Wednesday began with two academic sessions. Session Two focused on the hybridity and paradox of national identities. Vassileia Moschou (Aristotle, Greece) explores Byron’s commitment to ‘the cause’ which Moschou defines as a hybrid identity for Greece that negotiates between the Classical past and Romaic present. Cheng Zhen (University of London, UK) speaks on “Byron and National Consciousness—British and Greek,” arguing that Byron defined a free nation as one that prospers without coercing either its own people or its neighbours. Eirini Nathanailidou (Aristotle, Greece) addresses “Byron’s Paradoxical Stance on Ireland.” Her paper contextualises and synethesises from multiple texts Byron’s attitude toward Irish emancipation, culminating in a consideration of his controversial pamphlet The Irish Avatar.

Session Three began with Kyriaki Petrakou (National and Kapodistrian University of Athens, Greece) speaking on “Byron’s Icon in Greek Theatre and Cinema,” an engaging account of Greek representations of Byron in plays and films, from idealization to Orientalism and finally cinematic melodrama. Next, Professor John Spalding Gatton (Bellarmine, USA) speaks on the highly fictionalised play Grecian Captive, or the Fall of Athens, plagiarized from French melodrama, which presents the Greek Revolution in microcosm through Ali Pasha’s seduction of the young Greek woman Zelia. Dr. Samantha Crain (University of Minnesota, USA) gives a comparative analysis of “From Anacreon” and “Thirty-Sixth Year,” demonstrating the ongoing tension between epic and romance in Byron’s lyrics.

Wednesday evening, participants gathered for the Gala at the Radio Station Restaurant, with traditional music and dancing, in which some participants gamely took part.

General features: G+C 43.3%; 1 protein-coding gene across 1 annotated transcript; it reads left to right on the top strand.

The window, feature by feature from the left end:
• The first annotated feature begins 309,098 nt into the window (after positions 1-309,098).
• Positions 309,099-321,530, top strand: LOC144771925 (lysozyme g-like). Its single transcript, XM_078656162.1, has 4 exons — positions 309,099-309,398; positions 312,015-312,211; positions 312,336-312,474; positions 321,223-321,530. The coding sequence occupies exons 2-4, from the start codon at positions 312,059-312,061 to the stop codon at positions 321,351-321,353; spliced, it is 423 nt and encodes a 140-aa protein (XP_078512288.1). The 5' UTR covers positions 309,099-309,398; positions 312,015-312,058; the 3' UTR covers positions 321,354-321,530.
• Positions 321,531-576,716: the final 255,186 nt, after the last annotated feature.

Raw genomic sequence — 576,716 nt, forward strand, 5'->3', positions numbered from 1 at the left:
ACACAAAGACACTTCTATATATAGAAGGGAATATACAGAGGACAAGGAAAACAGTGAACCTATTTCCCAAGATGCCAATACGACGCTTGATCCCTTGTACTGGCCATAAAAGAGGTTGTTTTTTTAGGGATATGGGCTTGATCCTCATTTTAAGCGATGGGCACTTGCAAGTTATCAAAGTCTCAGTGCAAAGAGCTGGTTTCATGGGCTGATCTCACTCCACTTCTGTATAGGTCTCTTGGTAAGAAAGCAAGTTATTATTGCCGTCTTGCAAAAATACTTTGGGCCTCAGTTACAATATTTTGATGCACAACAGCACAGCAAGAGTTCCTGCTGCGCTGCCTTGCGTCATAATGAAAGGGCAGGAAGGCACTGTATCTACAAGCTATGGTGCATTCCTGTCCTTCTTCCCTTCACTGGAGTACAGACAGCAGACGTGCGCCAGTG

Thursday morning participants made the customary visit to the Byron memorial to lay a wreath, after which they were shown the Xenokrateio, the brand-new Archaeological Museum of Messolonghi dedicated to artifacts from Aitaloakarnania. Giorgos Apostolakos provided insightful commentary on the history and archaeology of the region.
Afterwards, participants visited the new and inviting Salt Museum of Tourlida and returned to Pelada for lunch before the evening’s two academic sessions.

Session Four begins with Professor Matthew Scott (Reading, England) giving a thorough account of Shelley’s months in Este, contrasting his contemptuous attitude toward Italy with Byron’s enthusiasm for Italian culture. Professor Andrew Stauffer (University of Virginia, USA) speaks briefly about the edition of Byron’s selected works he hopes will be out in 2023. Professor William James (Colorado College, USA) gives a survey of Philhellenist and anti-Philhellenist pamphlets and poetry, mainly from the Messolonghi Byron Library collection. He examines how Byron is used as a rhetorical device in these works.

In the final Academic Session, David McClay (University of Edinburgh, UK) provides a context that is distinctively Scottish, exploring the rich and complex relationship between Scotland and Greece from the Enlightenment to the nineteenth century. Niri Ragnvald Johnsen (University of Agder, Norway) gives an account of “Norwegian Philhellenism,” which he identifies not as an organized movement but as the vital interest of Norwegian individuals in the Greek War of Independence. Rita Farah (Notre Dame, Lebanon) compares Byron’s initial jaundiced attitude toward Greek independence in Childe Harold with the more complex attitudes he evinces in “The Isles of Greece.” After the session, participants had the evening free.

Friday was the excursion to Preveza and Nikopolis, on the Ambracian Gulf. Participants were given a guided tour of multiple archaeological sites in Nikopolos and then its museum, which holds artifacts exclusively from the city itself, representing an intriguing microcosm of Western Greece from the Roman era to the Byzantine. Participants had lunch in Preveza and were able to visit its harbor.

Saturday, another successful Byron conference came to a reluctant close, as scholars from multiple disciplines had learned from each other and become friends.